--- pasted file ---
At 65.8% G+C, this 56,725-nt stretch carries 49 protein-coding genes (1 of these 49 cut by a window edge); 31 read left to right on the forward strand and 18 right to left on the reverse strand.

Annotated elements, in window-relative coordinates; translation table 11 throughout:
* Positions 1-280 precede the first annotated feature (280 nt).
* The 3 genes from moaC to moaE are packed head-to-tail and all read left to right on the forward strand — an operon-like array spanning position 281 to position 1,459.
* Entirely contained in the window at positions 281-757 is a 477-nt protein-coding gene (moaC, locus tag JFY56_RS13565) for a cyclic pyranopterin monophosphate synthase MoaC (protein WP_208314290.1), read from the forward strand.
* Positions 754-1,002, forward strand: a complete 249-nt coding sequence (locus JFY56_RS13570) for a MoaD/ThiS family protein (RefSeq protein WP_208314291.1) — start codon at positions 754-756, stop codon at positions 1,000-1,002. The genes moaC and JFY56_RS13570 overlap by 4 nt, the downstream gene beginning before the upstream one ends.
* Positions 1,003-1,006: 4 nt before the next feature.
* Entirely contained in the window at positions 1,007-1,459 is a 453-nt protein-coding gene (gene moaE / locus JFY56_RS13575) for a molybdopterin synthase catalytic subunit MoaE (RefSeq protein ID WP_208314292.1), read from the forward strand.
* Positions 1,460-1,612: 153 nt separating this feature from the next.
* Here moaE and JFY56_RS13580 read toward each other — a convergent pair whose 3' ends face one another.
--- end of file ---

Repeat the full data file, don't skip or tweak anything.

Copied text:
At 65.8% G+C, this 56,725-nt stretch carries 49 protein-coding genes (1 of these 49 cut by a window edge); 31 read left to right on the forward strand and 18 right to left on the reverse strand.

Annotated elements, in window-relative coordinates; translation table 11 throughout:
* Positions 1-280 precede the first annotated feature (280 nt).
* The 3 genes from moaC to moaE are packed head-to-tail and all read left to right on the forward strand — an operon-like array spanning position 281 to position 1,459.
* Entirely contained in the window at positions 281-757 is a 477-nt protein-coding gene (moaC, locus tag JFY56_RS13565) for a cyclic pyranopterin monophosphate synthase MoaC (protein WP_208314290.1), read from the forward strand.
* Positions 754-1,002, forward strand: a complete 249-nt coding sequence (locus JFY56_RS13570) for a MoaD/ThiS family protein (RefSeq protein WP_208314291.1) — start codon at positions 754-756, stop codon at positions 1,000-1,002. The genes moaC and JFY56_RS13570 overlap by 4 nt, the downstream gene beginning before the upstream one ends.
* Positions 1,003-1,006: 4 nt before the next feature.
* Entirely contained in the window at positions 1,007-1,459 is a 453-nt protein-coding gene (gene moaE / locus JFY56_RS13575) for a molybdopterin synthase catalytic subunit MoaE (RefSeq protein ID WP_208314292.1), read from the forward strand.
* Positions 1,460-1,612: 153 nt separating this feature from the next.
* Here moaE and JFY56_RS13580 read toward each other — a convergent pair whose 3' ends face one another.